Posts Tagged ‘Quoizel’
Quoizel originated in New York in 1930 and, until the 1960s, retained its manufacturing specialization as a producer of hurricane lamps. While Quoizel is not a family name, the original owner and designer Michael Chaiken and his successors the Phillips family reflect the close-knit quality of the lighting-manufacturing industry.
Even though Quoizel headquarters are now located in Charleston, SC, and has also established a manufacturing site in China, the company adheres to its slogan “Timeless Lighting” irrespective of location. Its collections are categorized somewhat differently from the industry traditional, transitional, and contemporary classifications. Quoizel fixtures are classified as European, Americana, Contemporary, Modern, and Bohemian.
Specialized collections include a large variety of fixtures based on original Louis Comfort Tiffany designs and a contractual relationship with Lenox Fine China. Quoizel retains its strong sense of American origin and its debt to American design elements. The distinction between Contemporary and Modern categories is an unusual but sensible decision, with the Contemporary category showing traditional glass and metal materials used in new design forms, while the Modern classification stresses the use of newer materials in distinctively functional forms.
The Bohemian category may be the portal through which many retail customers first encounter Quoizel design. The company describes this category as “whimsical,” and so it is. Its largest collection within the Bohemian category is “Salamander,” a line showing Pre-Raphaelite and Arts & Crafts influences both in metal shapes and finishes and in its intriguing art-glass shades. Bohemian fixtures combine a respect for tradition with a gentle sense of humor about its uses.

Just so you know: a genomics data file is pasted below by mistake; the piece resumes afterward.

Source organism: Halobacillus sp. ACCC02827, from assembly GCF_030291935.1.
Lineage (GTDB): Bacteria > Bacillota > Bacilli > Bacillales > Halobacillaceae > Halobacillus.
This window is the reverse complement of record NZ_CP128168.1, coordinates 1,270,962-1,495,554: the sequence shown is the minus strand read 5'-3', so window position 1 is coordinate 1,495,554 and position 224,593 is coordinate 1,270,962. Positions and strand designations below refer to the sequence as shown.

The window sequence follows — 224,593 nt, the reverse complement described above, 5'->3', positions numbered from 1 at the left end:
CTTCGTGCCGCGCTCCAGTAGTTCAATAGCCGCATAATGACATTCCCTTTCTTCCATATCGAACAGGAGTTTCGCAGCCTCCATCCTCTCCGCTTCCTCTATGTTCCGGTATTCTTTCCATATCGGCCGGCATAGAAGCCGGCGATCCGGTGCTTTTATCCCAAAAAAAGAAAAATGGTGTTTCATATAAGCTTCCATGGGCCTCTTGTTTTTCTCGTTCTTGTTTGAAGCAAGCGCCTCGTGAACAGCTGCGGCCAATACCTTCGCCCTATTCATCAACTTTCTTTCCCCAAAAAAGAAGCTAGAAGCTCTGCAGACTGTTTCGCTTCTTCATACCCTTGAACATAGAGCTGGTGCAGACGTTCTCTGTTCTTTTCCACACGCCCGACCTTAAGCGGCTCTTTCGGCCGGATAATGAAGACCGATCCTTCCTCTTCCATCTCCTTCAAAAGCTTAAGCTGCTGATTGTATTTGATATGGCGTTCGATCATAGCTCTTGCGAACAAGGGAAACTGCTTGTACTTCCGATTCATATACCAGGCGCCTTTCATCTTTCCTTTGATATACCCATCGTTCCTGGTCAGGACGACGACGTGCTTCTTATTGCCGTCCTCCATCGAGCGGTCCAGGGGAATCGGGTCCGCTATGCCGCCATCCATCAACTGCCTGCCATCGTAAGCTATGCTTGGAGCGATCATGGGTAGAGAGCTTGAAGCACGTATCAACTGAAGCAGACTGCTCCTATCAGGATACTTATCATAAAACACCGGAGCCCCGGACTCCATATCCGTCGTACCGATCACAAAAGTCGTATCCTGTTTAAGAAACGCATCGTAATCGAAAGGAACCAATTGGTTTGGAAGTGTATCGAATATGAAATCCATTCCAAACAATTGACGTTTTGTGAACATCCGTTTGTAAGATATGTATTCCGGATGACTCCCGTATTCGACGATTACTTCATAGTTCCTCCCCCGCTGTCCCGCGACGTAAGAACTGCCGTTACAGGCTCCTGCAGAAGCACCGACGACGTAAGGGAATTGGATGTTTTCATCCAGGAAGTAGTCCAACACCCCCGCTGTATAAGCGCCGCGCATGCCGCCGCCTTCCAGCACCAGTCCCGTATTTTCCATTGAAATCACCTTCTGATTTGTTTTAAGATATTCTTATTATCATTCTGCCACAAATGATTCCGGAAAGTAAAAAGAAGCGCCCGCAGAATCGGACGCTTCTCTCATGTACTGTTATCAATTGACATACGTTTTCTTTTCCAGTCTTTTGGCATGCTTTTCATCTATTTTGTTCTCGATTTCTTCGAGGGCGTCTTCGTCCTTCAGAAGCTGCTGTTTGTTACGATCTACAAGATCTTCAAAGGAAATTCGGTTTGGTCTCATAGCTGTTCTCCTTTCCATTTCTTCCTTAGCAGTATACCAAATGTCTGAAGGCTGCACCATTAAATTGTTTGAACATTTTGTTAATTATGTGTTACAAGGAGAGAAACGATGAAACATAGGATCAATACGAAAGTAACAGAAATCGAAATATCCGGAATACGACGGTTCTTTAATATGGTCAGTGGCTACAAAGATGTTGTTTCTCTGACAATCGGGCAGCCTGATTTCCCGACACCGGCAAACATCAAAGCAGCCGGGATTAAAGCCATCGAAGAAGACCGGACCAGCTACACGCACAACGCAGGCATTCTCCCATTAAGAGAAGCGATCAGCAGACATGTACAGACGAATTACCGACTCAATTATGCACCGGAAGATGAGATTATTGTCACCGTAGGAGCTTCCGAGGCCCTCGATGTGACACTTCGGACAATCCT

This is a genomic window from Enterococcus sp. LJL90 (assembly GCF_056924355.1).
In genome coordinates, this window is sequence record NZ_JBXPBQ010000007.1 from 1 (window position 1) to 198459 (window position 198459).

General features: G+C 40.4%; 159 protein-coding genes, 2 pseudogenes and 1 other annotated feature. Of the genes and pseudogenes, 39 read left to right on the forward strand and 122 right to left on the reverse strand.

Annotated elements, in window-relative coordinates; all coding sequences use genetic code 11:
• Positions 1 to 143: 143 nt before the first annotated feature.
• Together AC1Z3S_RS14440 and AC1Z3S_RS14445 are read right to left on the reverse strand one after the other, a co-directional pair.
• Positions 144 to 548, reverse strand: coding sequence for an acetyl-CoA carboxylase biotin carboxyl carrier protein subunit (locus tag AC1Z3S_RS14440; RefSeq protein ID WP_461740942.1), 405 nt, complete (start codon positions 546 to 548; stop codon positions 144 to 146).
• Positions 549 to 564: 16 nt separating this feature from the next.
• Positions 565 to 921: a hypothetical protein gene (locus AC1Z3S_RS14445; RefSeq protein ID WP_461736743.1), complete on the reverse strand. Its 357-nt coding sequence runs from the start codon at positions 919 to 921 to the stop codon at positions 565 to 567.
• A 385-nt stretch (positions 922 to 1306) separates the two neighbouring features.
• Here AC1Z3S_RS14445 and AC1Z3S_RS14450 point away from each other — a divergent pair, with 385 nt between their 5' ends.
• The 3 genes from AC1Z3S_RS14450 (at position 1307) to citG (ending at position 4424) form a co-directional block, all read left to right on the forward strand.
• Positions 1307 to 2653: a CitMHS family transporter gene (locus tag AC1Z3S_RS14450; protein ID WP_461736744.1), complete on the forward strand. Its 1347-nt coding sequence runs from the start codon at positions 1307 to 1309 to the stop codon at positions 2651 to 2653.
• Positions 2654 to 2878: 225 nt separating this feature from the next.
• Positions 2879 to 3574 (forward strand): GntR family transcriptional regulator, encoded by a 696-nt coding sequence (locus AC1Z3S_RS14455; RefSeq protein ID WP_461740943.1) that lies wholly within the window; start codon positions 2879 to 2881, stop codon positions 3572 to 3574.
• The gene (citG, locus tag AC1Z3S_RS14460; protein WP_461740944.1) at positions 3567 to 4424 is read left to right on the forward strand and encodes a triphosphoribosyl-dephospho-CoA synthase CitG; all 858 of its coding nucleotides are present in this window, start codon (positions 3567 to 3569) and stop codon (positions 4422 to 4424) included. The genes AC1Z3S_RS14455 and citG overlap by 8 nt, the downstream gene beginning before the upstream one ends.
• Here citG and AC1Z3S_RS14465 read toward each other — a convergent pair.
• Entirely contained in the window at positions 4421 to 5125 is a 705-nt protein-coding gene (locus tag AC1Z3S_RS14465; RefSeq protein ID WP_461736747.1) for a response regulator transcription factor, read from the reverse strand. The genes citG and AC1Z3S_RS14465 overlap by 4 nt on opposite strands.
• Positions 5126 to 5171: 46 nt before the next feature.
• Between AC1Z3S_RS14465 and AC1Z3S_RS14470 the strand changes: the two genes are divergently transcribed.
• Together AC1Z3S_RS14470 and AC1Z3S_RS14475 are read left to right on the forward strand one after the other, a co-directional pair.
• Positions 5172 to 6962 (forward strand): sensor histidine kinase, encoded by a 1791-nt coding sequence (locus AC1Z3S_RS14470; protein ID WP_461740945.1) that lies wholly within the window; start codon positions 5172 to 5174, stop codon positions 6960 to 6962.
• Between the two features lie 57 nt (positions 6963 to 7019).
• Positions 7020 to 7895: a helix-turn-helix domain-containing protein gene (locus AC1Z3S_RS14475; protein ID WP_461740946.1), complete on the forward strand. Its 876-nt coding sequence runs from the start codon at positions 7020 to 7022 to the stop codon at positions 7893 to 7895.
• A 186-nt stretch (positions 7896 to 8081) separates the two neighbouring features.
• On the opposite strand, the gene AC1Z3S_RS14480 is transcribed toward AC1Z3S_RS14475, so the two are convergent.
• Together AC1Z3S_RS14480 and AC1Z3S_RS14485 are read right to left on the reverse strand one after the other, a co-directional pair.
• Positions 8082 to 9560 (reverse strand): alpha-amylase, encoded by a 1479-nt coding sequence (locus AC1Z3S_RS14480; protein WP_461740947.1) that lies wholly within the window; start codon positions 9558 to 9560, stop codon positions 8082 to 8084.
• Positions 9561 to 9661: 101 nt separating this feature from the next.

Quoizel products as a whole show the same respect for the past and recognition of future needs. This strong set of values produces a consistent “Quoizel look” which, combined with the company’s interest in quality, makes Quoizel an excellent resource for shoppers who want lighting consistent with their lifestyle and decorating style all through the house.
How well does Quoizel adhere to its origins and traditions? By continuing to make a classic line of two dozen hurricane-style lamps. Hurricanes, originally chimneyed lanterns, weathered the adaptation to electricity without losing their particularly charming qualities—ruffled glass shades, hand-painted floral designs, lamp-bases with more detail than one would think possible in from a glass-manufacturer.
For customers interested in keeping this remarkable tradition going, Quoizel hurricane lamps range from the very American Abigail Adams fixtures to those showing French and other European influences. Names are highly evocative: Americana Grand Dream, Frosted Gold-Polished French, and Satin-Lace. As their own descriptions point out, sharing their origins contributes to the future heritage-treasures of customers’ own families.
The Quoizel name has been so well-known in the lighting industry that the company launched its very first identifying logo in the 1990s after seventy-five years of business.